Human Genetic Modification

Human genetic modification is the direct manipulation of the genome using molecular engineering techniques. Recently developed techniques for modifying genes are often called “gene editing.” Genetic modification can be applied in two very different ways: “somatic genetic modification” and “germline genetic modification.”

Somatic genetic modification adds, cuts, or changes the genes in some of the cells of an existing person, typically to alleviate a medical condition. These gene therapy techniques are approaching clinical practice, but only for a few conditions, and at a very high cost.

Germline genetic modification would change the genes in eggs, sperm, or early embryos. Often referred to as “inheritable genetic modification” or “gene editing for reproduction,” these alterations would appear in every cell of the person who developed from that gamete or embryo, and also in all subsequent generations. Germline modification has not been tried in humans, but it would be, by far, the most consequential type of genetic modification. If used for enhancement purposes, it could open the door to a new market-based form of eugenics. Human germline modification has been prohibited by law in more than 40 countries, and by a binding international treaty of the Council of Europe.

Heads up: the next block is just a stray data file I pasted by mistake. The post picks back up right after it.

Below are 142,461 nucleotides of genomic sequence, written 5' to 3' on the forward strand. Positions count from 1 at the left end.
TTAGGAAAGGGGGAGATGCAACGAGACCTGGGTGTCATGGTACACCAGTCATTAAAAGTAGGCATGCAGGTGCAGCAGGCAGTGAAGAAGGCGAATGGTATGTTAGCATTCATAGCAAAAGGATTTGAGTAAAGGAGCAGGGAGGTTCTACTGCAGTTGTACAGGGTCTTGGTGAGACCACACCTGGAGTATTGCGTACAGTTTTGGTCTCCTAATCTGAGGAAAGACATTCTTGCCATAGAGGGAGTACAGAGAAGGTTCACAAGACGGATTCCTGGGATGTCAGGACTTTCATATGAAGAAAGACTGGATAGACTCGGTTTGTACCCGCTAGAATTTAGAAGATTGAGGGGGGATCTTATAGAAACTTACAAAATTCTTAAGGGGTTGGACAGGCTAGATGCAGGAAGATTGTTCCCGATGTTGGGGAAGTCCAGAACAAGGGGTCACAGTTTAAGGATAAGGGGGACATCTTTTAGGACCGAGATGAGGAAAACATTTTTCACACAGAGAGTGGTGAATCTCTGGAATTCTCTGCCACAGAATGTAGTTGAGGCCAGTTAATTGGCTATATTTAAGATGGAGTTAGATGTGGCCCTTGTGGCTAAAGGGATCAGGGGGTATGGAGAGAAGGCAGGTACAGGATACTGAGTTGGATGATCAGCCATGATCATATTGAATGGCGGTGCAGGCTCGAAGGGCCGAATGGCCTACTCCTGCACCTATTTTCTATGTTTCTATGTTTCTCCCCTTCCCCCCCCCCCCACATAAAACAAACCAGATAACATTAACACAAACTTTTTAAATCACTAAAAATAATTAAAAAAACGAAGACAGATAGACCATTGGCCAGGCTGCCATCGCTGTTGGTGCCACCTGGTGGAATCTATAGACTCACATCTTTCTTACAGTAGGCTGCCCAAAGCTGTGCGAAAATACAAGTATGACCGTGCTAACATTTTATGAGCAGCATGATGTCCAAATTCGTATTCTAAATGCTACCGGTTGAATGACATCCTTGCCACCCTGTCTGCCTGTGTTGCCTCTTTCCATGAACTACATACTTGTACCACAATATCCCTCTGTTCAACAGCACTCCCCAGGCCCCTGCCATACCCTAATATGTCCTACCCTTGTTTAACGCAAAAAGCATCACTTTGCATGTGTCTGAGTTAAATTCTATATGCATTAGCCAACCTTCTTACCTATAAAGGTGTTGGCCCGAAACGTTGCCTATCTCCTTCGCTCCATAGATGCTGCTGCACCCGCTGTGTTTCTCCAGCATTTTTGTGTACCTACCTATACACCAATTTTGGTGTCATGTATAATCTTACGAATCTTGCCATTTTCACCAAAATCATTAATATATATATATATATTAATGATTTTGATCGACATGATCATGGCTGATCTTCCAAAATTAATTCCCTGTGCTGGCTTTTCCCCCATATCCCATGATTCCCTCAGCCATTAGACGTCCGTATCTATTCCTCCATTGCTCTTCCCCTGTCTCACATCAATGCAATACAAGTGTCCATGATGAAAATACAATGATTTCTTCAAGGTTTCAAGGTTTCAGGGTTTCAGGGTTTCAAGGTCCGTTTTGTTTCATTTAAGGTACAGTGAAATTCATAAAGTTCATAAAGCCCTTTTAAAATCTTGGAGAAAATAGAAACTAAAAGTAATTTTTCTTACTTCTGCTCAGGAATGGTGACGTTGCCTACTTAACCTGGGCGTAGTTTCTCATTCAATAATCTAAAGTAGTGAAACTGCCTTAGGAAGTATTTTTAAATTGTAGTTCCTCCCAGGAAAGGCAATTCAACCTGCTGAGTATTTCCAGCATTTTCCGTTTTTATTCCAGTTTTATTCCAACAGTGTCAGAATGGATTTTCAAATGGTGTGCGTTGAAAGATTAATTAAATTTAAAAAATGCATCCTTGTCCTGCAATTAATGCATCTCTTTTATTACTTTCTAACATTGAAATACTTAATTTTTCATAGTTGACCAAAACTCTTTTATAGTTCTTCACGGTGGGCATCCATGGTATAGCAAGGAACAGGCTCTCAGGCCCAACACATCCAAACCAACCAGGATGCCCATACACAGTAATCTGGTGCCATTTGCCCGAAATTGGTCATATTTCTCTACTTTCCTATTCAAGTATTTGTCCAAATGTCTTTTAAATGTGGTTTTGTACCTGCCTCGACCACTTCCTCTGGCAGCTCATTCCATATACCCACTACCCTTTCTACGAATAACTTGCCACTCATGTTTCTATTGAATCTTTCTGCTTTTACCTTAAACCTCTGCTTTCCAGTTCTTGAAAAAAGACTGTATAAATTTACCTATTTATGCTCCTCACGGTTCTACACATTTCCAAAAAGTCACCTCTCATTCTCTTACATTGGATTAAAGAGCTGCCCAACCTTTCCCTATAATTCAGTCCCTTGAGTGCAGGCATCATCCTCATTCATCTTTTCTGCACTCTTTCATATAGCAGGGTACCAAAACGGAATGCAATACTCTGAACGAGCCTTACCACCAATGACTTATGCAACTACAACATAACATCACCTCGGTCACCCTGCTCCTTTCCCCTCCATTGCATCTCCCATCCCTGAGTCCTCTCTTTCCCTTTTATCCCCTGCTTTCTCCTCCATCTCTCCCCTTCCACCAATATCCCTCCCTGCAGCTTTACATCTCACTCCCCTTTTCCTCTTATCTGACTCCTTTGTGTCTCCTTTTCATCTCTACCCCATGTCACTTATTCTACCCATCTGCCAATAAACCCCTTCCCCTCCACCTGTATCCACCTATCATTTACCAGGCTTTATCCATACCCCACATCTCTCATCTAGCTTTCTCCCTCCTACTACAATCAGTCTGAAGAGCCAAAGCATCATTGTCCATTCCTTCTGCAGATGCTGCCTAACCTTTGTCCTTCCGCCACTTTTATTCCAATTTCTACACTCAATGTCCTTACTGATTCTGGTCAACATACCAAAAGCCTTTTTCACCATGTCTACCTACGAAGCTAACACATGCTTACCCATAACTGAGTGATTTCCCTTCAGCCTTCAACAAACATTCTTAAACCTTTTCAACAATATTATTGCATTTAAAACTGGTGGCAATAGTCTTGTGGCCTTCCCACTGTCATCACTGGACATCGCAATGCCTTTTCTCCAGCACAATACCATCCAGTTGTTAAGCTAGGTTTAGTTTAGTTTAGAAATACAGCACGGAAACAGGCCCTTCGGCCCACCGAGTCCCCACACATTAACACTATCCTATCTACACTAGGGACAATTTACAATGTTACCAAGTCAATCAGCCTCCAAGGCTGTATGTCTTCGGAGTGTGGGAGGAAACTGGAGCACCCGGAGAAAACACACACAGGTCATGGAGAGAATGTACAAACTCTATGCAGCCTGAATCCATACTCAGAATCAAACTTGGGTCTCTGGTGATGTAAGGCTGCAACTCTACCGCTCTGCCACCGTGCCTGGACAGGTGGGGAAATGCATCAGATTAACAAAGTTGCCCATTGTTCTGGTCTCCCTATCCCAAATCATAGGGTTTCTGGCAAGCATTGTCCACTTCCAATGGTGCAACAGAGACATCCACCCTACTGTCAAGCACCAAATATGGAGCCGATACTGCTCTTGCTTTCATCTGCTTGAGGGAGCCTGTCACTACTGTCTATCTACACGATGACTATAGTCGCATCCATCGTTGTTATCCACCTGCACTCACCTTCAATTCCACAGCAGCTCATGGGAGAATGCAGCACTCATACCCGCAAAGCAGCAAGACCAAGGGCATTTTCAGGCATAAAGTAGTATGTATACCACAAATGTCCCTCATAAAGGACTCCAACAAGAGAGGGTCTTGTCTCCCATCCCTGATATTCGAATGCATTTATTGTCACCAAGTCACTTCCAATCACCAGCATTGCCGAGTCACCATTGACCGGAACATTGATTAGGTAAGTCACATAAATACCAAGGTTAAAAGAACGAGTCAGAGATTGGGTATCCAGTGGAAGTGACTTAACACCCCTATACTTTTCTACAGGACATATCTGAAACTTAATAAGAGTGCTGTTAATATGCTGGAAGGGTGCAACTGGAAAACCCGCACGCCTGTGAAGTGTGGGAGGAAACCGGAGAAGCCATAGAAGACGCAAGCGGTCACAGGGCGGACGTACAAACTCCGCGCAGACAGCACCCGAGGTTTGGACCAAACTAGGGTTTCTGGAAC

Despite the appearance of agreement, scientists are not of the same mind about the ethics and governance of human germline editing. A careful review of public comments and published commentaries in top-tier science journals reveals marked differences in perspective. These...

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Scientists quickly condemned the Chinese researcher who altered the DNA of at least two embryos to create the world’s first genetically edited babies, defying a broad consensus against hereditary tinkering.

But as The Times reported last week, the global scientific community is...

Biopolitical Times
The Second International Summit on Human Genome Editing was held in Hong Kong on November 27–29. It was the sequel to an earlier scientific gathering held at the National Academies in Washington, DC in early December 2015. The Hong Kong meeting’s aim was “to advance the global dialogue on human gene editing – especially the kind that alters the DNA...

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CRISPR is a recent technological breakthrough in simplifying gene editing,

It’s potential is enormous and at the same time it...

White pencil writing a double strand of DNA on a blue background

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Depiction of CRISPR--purple strand of DNA being cut from them middle of two orange strands

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Microscopic picture of IVF embryo

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